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Different Ways to Network – Networking Skills

1.    Events

Events are a vital part of networking and building networking skills. Be selective in the networking events you attend, especially if you have a tight schedule. Find events relevant to your interests or professions. You can find out about networking events by subscribing to a relevant, professional newsletter, joining a professional organization, or through online searches. Most of the time you will learn about professional organizations through your existing network.
At every event, make sure you have business cards and are well dressed. Depending on the event, you should dress in business professional or business casual attire. Be sure to practice a 30 second speech introducing yourself before the event.
As mentioned before, quality is much more important than the quantity of your contacts. If possible, try to research network attendees and speakers beforehand so that you know whom to contact.
Introduce yourself to your contact and compliment them. Try to find common ground during your conversation. You need to spend at least 15 to 20 minutes with your contact in order to establish a strong connection by finding a strong common ground and exploring several topics of discussion. If there’s a problem in his or her job or organization that you can help with, offer your services to help find a solution. At the end of your discussion, exchange business cards or phone numbers.
Follow up with your network contacts within 72 hours using the sample letters below. If anything interested happened in your industry, follow up with your contact regarding this event via LinkedIn or text message. Discussing these interesting events is a good way to keep in touch.

2.    Informational interviews

Informational interviews are meetings with a person in your field of interest or career with the objective of obtaining more information. It is a great way to connect with and learn from people with decades of experience in your field.
It’s also a good way to get your foot in the door at a company or for a particular position. For regular interviews, you’re competing against a number of qualified candidates; but for informational interviews, there is generally no interview at all. Instead, you gain knowledge about the company, industry, jobs available and company culture. You also have the opportunity to make a positive impression and discuss your qualifications. This way you’re in a better position that those who just applied online for a regular interview. Informational interviews can also help you find a mentor for your career, in addition to building your networking skills.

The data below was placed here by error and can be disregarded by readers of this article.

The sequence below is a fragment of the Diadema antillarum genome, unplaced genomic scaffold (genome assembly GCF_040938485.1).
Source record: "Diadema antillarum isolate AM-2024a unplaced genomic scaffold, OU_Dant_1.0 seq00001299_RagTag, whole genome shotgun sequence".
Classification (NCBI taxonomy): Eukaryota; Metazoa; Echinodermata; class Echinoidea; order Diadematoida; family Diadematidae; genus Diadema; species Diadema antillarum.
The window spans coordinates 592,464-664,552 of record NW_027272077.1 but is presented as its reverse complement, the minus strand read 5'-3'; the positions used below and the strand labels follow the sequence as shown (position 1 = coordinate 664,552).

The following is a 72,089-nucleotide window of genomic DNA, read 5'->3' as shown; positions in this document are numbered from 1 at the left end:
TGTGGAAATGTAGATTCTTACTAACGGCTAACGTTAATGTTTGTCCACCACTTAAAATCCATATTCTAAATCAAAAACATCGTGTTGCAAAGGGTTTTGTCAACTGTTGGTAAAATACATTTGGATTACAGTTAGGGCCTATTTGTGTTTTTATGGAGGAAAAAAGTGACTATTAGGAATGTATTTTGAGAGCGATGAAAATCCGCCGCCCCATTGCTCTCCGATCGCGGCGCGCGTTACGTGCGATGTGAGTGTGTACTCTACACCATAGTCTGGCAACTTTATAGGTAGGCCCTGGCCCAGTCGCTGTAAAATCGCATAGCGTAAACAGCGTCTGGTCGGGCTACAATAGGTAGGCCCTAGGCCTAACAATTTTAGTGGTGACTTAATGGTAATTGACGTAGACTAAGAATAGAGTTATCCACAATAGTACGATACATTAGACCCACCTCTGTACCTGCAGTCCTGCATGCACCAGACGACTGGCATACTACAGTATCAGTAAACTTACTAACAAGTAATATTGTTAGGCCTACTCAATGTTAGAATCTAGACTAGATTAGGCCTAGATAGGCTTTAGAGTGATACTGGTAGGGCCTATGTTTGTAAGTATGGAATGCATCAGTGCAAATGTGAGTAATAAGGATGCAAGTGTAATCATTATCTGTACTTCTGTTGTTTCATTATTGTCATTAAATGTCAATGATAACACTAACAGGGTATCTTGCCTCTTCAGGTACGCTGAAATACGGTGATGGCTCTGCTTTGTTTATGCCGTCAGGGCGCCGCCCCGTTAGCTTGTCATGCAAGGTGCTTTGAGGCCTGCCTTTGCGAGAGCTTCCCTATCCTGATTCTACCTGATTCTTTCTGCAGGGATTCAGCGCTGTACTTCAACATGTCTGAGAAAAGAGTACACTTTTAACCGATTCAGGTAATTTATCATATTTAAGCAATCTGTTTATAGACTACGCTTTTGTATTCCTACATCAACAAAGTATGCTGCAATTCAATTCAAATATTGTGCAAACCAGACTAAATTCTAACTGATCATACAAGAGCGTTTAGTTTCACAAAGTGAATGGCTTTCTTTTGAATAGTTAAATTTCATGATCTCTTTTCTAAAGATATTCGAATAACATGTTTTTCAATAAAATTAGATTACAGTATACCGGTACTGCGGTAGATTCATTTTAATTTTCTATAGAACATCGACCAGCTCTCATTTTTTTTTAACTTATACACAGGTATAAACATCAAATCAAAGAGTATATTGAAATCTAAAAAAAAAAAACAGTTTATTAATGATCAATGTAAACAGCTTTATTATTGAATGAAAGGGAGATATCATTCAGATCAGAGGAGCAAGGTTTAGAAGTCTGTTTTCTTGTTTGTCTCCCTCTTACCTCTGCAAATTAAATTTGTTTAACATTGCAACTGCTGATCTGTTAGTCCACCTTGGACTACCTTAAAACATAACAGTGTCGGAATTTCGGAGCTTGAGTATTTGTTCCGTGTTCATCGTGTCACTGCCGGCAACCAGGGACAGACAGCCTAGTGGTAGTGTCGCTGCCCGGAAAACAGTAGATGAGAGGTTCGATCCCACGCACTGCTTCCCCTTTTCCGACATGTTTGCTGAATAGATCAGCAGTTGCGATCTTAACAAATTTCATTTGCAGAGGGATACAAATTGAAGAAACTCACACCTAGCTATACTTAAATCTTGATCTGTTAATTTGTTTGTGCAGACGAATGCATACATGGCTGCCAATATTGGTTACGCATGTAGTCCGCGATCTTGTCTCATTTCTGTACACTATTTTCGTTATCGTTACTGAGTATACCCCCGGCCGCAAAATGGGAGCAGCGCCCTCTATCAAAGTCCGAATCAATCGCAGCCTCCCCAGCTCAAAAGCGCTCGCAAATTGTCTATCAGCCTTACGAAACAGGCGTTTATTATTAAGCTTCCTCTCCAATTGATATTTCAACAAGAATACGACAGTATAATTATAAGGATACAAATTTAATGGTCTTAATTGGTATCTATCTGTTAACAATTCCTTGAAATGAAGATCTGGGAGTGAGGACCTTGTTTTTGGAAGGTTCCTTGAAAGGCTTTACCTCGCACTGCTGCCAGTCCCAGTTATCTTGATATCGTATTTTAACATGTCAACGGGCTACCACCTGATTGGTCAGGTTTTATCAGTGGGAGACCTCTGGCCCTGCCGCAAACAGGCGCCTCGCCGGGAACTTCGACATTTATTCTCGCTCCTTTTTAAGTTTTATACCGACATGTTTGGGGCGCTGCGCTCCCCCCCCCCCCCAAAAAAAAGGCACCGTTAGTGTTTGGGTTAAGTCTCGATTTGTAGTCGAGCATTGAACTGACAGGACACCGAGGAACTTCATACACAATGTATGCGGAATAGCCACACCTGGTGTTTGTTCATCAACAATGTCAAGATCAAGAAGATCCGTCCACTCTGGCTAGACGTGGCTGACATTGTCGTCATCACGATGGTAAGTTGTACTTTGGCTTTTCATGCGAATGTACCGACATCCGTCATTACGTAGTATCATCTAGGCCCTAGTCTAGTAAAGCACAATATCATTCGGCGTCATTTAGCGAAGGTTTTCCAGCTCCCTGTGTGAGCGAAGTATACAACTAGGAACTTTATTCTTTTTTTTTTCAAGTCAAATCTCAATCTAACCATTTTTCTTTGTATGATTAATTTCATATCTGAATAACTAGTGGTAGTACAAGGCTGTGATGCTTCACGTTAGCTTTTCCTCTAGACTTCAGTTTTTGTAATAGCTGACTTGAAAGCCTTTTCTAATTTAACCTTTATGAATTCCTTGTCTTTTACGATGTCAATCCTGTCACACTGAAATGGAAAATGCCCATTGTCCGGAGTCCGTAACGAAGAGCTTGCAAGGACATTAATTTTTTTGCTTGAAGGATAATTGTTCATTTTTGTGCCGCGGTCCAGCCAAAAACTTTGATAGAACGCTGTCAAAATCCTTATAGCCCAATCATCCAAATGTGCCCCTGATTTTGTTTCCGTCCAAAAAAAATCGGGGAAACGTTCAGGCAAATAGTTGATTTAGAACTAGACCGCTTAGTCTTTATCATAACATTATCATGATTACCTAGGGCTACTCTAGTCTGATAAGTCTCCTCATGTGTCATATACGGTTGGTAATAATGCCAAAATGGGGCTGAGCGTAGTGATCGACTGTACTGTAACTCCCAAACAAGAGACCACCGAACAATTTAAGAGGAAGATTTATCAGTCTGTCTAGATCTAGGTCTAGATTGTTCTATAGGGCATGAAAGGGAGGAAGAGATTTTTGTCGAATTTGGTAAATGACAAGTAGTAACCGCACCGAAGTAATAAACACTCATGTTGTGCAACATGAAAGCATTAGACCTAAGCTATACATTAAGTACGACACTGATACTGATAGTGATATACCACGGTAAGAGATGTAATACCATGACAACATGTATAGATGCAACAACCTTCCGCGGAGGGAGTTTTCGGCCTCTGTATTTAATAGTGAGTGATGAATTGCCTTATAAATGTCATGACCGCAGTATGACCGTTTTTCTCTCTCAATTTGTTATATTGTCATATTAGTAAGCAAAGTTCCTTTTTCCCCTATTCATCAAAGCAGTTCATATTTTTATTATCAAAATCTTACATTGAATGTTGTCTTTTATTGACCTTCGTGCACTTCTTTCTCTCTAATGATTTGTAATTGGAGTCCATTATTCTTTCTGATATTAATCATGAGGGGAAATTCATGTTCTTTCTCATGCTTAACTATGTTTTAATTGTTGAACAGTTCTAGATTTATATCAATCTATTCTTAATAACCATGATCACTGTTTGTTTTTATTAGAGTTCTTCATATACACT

3.    Online networking

There are several resources available for online networking. This is a vital networking skill. The resource most commonly used for business networking is LinkedIn. Instead of spreading your time across several social networks, I recommend you focus on LinkedIn as a complement to your offline networking resources.
You can use online networking to set up informational interviews, contact headhunters and managers, or look up networking events and professional associations information.
There are several ways you can use LinkedIn for online networking:
•    If you are looking for a job or just looking to learn more about a particular topic, join a LinkedIn group in your field. Use the LinkedIn search bar at the top of the page to search for groups in your field of interest and request to join the group. Once you’re in the group, you have access to industry experts in your field. You can ask them direct questions and add them as contacts. You can also start a group discussion on any relevant topic. If you can do this often, you will become a well-known member of the group and potentially a well-known individual in the field.
•    You can use the LinkedIn search bar for jobs in your field. You can also review the jobs or recruiters for job. LinkedIn also lets you know if anyone in your network works at the company you’re interested in working for. You can then contact that person and ask them to recommend you for the job.
•    You can connect with a company you are strongly interested in working for by searching for people within the company. Search results will show people in your network who can help you connect with recruiters and managers. You can also search directly for managers and senior managers and request an interview or informational interview with them.

4.    Professional association

Professional associations are a great way to network with people in the same field of interest as you. There are professional associations for every field and most professional associations are international. They are a great resource for inside information, overall industry trends and new developments in the field.
Associations Unlimited is a great tool for those looking for new associations in their field. It has a database of over 460,000 national and international associations. It is only available by subscription, so there’s no point in googling it; but it can be accessed at your local library.
Most professional organizations offer reduced fees for students, so it’s a great way for new career entrants to network with veterans in the field.
The biggest benefit of professional associations is the condensing of information in a world that is overloaded with information. If you are looking to learn more about your field, you can access millions of news articles, journals and books. Most professional organizations have weekly newsletters or magazines that condense the latest information in the field.
-Abhishek Kumar

Author, Career 3.0

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